As the weeks passed, the crackdown stepped up. Some of the most egregious abuses were carried out by the shabiha, armed plainclothes militiamen who were used as the regime’s shock troops. Members of the shabiha were linked up with Army units and given black armbands to make them recognizable when they carried out joint operations. While the regular soldiers received poor-quality equipment and had to account for all of their bullets, Abu Hamid says, the shabiha militiamen received good equipment and a nearly endless supply of bullets. Many of the militia members were Alawite residents of Homs, and they had rallied behind the regime, which is predominantly Alawite, to protect their own sect. “We know the shabiha. They come from our own neighborhoods,” says Abu Hamid. “If one person sneezes in our town, a person on the other side of town knows about it.” In April, Abu Hamid's neighbor, a 25-year-old woman, was raped by a group of shabiha. They accused her of working with the opposition. “They took out their revenge on her,” he says, shaking his head.
After that attack, Abu Hamid couldn’t stomach his job anymore. He regularly faked illness to get out of producing the doctored-up radio broadcasts. It wasn’t long before the intelligence officers in his unit got suspicious. Abu Hamid was among only a handful of Sunni officers in his unit—the rest of the officers were predominantly Alawite—and he was already being scrutinized for any sympathetic leanings toward the protesters. His irregular performance on the radio show led to a backlash from fellow officers. “I had to take orders from Alawite subordinates,” he says. “There was a lot of discrimination from the Alawites toward the Sunnis.”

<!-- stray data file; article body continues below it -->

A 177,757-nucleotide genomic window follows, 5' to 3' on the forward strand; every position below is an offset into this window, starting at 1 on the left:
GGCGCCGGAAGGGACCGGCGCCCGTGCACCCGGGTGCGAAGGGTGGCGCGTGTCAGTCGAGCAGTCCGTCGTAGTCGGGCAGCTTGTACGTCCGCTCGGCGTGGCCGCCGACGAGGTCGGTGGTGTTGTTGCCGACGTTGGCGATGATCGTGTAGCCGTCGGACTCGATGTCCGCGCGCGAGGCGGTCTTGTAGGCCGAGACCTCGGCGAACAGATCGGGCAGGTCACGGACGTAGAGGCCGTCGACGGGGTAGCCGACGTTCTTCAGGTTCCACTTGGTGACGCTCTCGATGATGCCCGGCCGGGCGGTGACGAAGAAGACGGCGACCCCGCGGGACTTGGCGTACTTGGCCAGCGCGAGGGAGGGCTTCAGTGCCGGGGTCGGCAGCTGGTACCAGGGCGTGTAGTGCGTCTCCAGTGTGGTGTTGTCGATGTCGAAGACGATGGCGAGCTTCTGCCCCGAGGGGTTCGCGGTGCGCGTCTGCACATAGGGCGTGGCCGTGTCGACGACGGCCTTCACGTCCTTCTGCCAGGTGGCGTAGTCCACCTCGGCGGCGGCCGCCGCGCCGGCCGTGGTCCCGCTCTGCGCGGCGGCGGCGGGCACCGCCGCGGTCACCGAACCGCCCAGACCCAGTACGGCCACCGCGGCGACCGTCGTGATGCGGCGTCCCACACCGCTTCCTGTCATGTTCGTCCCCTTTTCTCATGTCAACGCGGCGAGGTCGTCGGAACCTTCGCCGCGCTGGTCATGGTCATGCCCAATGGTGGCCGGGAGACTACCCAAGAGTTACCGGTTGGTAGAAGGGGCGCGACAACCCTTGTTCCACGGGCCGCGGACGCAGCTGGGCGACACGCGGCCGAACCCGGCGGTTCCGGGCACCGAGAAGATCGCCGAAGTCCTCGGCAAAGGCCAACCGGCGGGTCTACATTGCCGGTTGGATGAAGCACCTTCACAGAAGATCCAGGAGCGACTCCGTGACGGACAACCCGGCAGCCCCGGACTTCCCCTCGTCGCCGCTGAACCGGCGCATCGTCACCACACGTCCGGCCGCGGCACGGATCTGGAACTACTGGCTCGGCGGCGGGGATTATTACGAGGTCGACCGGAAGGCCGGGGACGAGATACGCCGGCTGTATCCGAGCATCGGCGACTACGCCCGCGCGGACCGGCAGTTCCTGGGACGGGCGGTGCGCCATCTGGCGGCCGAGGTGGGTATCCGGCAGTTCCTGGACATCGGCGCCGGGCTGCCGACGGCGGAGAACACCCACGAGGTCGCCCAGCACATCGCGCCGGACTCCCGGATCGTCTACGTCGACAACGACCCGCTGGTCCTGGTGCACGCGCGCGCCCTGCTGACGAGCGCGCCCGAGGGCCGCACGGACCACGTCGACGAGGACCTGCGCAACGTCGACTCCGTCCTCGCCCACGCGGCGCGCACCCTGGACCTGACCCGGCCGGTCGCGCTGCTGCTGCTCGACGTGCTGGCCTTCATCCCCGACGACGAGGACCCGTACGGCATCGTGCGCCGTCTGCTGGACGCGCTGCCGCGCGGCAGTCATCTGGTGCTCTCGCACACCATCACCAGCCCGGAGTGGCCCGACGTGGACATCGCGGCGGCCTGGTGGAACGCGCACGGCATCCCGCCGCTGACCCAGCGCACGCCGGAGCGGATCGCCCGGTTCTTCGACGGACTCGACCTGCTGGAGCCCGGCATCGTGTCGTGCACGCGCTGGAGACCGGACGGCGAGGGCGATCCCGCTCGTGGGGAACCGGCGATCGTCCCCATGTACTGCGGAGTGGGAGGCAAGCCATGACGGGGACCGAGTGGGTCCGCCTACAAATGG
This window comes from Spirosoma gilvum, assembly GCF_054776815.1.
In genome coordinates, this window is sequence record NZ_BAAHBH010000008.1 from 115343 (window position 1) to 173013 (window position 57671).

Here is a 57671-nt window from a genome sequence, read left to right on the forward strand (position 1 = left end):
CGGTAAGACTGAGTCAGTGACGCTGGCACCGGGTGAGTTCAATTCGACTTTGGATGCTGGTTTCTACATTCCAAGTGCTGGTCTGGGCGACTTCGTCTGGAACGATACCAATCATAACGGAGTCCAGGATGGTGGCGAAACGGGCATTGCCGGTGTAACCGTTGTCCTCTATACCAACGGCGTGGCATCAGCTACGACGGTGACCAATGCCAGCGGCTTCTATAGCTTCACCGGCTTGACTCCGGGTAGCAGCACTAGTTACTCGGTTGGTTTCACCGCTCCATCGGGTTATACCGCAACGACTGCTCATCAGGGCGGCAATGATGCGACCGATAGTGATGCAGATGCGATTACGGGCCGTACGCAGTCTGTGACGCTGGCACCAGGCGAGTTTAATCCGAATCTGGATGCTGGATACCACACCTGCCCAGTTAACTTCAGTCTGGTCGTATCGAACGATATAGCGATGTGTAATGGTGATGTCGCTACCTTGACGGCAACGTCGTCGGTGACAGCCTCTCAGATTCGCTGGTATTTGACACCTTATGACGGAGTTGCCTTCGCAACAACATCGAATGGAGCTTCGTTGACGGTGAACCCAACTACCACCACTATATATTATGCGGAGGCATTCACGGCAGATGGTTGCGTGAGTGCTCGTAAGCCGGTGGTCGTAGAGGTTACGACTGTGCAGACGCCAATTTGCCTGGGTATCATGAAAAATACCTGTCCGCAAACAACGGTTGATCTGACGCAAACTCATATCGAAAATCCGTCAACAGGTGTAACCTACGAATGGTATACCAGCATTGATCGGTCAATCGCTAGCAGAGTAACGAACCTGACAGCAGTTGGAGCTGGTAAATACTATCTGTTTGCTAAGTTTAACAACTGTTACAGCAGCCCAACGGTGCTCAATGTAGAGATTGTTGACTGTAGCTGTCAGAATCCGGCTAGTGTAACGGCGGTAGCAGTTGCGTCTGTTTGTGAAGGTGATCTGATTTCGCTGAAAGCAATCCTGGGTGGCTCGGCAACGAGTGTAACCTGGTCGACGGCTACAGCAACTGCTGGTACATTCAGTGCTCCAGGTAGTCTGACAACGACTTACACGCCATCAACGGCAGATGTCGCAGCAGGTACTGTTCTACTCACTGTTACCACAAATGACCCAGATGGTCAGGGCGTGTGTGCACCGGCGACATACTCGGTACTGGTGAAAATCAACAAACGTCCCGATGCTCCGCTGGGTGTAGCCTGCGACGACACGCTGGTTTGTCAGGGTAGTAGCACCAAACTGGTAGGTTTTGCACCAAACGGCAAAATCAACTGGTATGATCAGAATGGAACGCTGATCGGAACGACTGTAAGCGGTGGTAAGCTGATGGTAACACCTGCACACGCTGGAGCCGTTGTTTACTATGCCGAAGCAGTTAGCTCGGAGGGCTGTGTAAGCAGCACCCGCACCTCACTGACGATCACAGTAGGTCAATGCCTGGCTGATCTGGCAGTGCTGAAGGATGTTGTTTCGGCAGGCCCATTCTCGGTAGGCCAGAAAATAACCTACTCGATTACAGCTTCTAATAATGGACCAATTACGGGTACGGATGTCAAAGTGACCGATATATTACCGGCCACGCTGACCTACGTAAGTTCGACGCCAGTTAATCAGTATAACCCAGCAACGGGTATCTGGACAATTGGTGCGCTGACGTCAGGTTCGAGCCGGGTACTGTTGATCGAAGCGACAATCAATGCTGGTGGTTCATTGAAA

The final straw came on June 10: Abu Hamid received an order to go to the office of the dreaded mukhabarat, or intelligence service, in Damascus. “I knew this would be the end of me,” he says. He decided the same day that he had to get out. But planning an escape with nine children and his wife wasn’t an easy task. Abu Hamid figured the best way to get out was to head to the Lebanese border, some 20 miles away, on foot. He pocketed a topographic map of the border region from the base and prepared his family for the trip ahead. One week after he received the mukhabarat summons, Abu Hamid disappeared. “I took my family into the wilderness,” he says.
They stuck to small mountain paths to avoid Army patrols and kept on the move constantly. At night they would take refuge with sympathetic families, who often gave them extra food supplies, too. After 17 days, they reached the Lebanese border, which was the trickiest part of their trip. It took 24 hours to find a safe crossing point, but they finally made it across without any run-ins with the Syrian military. “It was a very difficult journey,” he says.
Abu Hamid and his family now live in pretty rough conditions, but he doesn’t regret leaving. In fact, he’s confident that he will be back in Homs soon without the current regime in power. To explain his optimism, he lights up another of his hand-rolled cigarettes and cites an Arabic proverb. “Over time, the sea can erode mountains,” he says with a broad smile.